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Why you should have a credit-based trial for your SaaS instead of a time-based one

Free trials are offered in the majority of SaaS products I've seen, but most of the time it's for a time period like 14 or 30 days.

I recently launched a free trial option for my SaaS GummySearch, but instead of going with a time-based trial, I opted to make it a credit-based one. This means that users on the trial have a certain amount of credits (in my case, community discovery and conversation searches). After they run out of credits, they have the option to buy a subscription to continue using the product.

Here are the pros and cons of this approach.

First of all, should you have a free trial at all?
In the early days of your SaaS product, you're not optimizing for revenue. You want to build the best product possible for your users, and a strong feedback loop with your early users is very important. A free trial allows for you to get more people in the door with less friction, and opens up the door for you to receive feedback from both users that decided to subscribe, and also ones that didn't.

A free trial doesn't make sense in all scenarios, if you have a high server/data cost to each customer, it will require you to accrue a cost for every person that joins the trial, even if they don't end up paying you.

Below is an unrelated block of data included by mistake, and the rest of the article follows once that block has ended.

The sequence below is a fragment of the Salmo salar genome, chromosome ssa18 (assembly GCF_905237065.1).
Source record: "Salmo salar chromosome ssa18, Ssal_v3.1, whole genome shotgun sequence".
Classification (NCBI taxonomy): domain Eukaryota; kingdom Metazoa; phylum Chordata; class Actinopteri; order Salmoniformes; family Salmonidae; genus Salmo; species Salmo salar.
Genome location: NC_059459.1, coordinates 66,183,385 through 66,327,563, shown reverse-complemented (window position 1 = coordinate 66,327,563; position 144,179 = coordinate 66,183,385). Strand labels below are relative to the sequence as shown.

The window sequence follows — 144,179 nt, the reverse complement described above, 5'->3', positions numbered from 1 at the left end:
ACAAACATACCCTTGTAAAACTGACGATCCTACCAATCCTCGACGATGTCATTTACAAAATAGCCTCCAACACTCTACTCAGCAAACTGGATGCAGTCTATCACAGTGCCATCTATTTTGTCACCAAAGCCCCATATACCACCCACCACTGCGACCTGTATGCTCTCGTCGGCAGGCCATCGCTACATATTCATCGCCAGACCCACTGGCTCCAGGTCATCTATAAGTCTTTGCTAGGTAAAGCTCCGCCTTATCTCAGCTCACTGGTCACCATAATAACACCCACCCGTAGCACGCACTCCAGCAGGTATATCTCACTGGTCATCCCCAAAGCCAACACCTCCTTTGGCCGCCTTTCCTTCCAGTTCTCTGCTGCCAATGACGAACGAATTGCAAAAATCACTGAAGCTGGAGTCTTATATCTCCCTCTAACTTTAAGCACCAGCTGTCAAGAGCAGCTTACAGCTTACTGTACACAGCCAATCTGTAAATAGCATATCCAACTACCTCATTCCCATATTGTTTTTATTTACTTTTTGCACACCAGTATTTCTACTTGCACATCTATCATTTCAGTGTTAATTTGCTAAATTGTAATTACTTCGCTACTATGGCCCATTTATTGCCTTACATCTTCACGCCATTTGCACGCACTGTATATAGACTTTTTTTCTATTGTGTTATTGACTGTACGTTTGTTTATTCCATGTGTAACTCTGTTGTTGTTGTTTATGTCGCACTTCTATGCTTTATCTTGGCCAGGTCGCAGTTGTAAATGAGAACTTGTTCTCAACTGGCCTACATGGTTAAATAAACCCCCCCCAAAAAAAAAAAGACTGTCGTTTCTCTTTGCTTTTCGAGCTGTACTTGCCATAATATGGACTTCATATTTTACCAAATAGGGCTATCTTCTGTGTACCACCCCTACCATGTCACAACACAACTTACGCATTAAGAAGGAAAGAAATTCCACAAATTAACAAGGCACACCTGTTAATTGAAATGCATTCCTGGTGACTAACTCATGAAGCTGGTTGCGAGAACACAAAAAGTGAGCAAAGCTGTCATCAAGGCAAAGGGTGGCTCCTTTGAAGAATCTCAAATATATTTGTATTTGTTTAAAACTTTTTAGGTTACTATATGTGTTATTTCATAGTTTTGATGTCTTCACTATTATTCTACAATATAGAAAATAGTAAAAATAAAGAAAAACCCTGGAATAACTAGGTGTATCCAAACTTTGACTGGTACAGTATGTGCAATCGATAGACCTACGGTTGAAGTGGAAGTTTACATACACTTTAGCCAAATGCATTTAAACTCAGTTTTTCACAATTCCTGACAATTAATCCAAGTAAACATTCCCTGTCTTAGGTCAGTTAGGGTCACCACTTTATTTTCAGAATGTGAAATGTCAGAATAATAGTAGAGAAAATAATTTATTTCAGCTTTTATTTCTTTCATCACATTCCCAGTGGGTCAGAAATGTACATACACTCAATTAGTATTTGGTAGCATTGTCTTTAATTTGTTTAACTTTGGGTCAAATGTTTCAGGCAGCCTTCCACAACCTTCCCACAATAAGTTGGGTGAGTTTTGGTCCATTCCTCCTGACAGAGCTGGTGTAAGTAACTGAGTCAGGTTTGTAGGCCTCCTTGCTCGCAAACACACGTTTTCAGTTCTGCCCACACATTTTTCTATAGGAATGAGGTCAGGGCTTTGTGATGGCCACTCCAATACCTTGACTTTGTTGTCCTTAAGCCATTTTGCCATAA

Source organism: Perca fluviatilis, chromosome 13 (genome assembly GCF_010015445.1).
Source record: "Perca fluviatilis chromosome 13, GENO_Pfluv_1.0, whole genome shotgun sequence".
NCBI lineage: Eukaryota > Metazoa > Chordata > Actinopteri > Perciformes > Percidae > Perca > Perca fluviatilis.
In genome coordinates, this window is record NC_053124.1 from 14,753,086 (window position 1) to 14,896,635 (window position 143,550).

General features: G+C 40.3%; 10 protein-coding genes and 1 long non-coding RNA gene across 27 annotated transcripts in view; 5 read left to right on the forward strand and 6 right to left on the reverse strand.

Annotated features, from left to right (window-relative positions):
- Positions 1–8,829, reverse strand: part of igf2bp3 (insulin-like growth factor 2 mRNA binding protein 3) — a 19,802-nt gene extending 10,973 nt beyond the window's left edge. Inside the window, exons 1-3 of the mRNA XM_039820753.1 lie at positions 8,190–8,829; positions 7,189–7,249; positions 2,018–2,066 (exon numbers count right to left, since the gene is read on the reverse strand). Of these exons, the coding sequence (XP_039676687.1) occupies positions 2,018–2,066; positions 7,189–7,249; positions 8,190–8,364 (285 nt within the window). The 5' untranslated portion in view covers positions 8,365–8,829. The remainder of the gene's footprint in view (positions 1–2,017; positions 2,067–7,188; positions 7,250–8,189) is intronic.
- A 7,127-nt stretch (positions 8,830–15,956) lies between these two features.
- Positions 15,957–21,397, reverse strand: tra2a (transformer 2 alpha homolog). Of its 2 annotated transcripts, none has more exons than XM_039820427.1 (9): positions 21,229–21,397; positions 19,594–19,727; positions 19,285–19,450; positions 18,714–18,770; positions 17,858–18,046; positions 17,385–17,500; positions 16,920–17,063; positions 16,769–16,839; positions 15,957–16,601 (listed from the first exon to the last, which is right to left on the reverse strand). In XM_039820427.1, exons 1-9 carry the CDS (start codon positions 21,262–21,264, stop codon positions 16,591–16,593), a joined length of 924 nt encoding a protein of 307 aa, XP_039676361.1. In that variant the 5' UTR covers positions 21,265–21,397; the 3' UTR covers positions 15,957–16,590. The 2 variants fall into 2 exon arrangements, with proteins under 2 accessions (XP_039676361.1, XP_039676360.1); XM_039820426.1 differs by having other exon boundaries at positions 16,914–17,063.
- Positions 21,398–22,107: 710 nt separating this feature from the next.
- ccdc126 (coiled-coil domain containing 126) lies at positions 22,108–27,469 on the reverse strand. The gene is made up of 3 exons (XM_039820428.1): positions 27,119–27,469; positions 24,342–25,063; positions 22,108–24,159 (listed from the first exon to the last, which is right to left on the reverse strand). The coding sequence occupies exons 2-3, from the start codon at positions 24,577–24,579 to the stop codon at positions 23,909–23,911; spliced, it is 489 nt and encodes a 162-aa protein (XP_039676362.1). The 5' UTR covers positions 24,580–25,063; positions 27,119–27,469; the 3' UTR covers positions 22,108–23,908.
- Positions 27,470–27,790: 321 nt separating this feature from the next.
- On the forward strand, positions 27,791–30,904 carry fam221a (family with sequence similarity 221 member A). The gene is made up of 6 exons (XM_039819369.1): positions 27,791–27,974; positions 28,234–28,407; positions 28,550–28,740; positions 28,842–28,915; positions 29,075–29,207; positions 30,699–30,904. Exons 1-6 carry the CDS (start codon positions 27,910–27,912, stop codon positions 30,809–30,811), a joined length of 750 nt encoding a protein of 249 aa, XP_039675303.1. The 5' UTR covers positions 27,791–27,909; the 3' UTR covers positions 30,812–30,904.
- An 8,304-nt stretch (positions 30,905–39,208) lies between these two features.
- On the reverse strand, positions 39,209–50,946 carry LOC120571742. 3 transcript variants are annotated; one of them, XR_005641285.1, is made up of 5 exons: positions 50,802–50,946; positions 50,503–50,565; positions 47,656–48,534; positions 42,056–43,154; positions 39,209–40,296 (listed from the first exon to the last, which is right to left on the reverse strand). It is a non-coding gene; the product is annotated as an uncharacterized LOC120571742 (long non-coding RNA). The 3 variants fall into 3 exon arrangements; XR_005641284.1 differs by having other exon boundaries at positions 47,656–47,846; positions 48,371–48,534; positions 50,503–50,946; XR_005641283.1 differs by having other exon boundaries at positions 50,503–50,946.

Figuring out activation metrics
By storing usage of the product, and analyzing how much it was used in various scenarios (subscribed at end of trial, subscribed early, didn't subscribe), you can analyze your platform's activation rate, and the amount of value that a user needs to get out of it in order to subscribe.

This data is incredibly valuable as it can guide your decisions on onboarding, and can tell you which of your acquisition channels are the most successful with your target customers.

Quicker time to payment
If you had a 30-day free trial to a product, even if you loved it, you probably wouldn't start paying until your trial had expired.

With a credit-based trial, if you have a user who's a perfect fit for the product and uses all of their credits in the first day, you have the opportunity to close them as a customer that very same day.

Having options
By building in a credit system, you have the opportunity to sell those credits in bundles for the customers that aren't ready to commit to a monthly subscription. Subscription fatigue is real, and although it's a great thing for revenue, it cuts down on the % of users who are willing to be customers of your product.

Additionally, the credits can be used to incentivize your users to share your product. You can offer more credits if someone shares your product with their own social network, essentially crowdsourcing your marketing efforts.

When credit-based doesn't make sense
Credit-based won't work in all scenarios. It needs to be native to your product. In my scenario, searches are a core feature, and it makes sense to count them. For another type of product, this may not apply.

Additionally, team-based products could have a hard time with usage if it's possible for one user to use up all of the credits and leave their teammates with nothing. Do what's best for your product.

What do you think? Does anyone else use a credit-based trial and how does it work for you?

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